Being a historian, I turned to the past to try to understand this phenomenon. Surveillance of families is not new. In the 1920s and 1930s, in the era of the now despised Mental Deficiency Act (1913), people who had been ascertained to be ‘defective’ were either taken into institutions, or left in their homes, with quarterly visits from Visitors appointed by and answerable to the Local Authority’s Mental Deficiency Committee. The Visitors reported on their charges. The purpose was explicitly to ensure that ‘defectives’ could not produce children. The Form they were required to complete included this question:

Is it considered that the control available would suffice to prevent the defective from procreating children?

(Model form enclosed with circular letter from Board of Control No. 717, dated January 1929).

If the answer to this question was negative the Committee would take steps to find an institutional place. But if the control was deemed to be adequate, ‘defectives’ were in most areas left to manage as best they could with the help of their families. Occasionally some financial or practical assistance was provided, to pay for dentistry, medical procedures, or even some tuition.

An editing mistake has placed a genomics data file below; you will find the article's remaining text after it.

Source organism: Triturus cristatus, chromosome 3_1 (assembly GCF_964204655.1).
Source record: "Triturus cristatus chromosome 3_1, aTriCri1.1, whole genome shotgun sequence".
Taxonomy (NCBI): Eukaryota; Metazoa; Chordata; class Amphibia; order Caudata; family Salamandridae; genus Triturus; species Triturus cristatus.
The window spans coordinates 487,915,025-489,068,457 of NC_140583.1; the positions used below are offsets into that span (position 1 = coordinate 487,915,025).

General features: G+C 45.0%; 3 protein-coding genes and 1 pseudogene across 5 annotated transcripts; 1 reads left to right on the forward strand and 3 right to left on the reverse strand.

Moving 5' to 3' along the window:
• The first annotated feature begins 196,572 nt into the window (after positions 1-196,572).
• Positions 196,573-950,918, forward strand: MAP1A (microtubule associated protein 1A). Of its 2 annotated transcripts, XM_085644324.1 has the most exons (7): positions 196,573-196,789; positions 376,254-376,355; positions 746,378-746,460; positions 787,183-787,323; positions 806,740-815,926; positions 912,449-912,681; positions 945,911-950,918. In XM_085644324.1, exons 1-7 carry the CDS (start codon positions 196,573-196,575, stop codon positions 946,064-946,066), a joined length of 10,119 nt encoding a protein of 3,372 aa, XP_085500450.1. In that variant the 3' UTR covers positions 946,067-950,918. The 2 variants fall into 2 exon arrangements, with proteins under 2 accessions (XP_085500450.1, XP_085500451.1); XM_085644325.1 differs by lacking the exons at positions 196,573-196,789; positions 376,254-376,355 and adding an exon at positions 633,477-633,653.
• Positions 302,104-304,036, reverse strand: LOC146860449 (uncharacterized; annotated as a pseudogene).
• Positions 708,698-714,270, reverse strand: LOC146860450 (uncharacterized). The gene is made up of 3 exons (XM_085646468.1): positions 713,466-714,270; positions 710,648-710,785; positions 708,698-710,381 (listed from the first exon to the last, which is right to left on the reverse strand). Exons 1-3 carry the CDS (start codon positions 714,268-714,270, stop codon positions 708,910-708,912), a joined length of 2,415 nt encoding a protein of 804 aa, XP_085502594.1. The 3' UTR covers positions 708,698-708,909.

It was in many respects like the situation today. The control /neglect dichotomy is one of history’s great continuities. The contrast is striking: between 1 set of policies that seem to introduce and enforce draconian controls; and other policies that allow/encourage the neglect we know so many people, like Lee Irving[1], suffer. DoLs can regulate every aspect of your life – your home, if you are Steven Neary, is most definitely NOT your castle. But if you are trying to live independently and suffer harassment from neighbours or drug dealers move into your accommodation there is very little help available. If you are a caring family, doing your very best to support a disabled family member, and you ask for some help, as did Sara Ryan, all you get is an institutional place – and in this case with absolutely tragic consequences. One might also suggest that the situation in the 1930s actually offered more support – there are no quarterly visits now to people managing on their own, no little bits of financial help.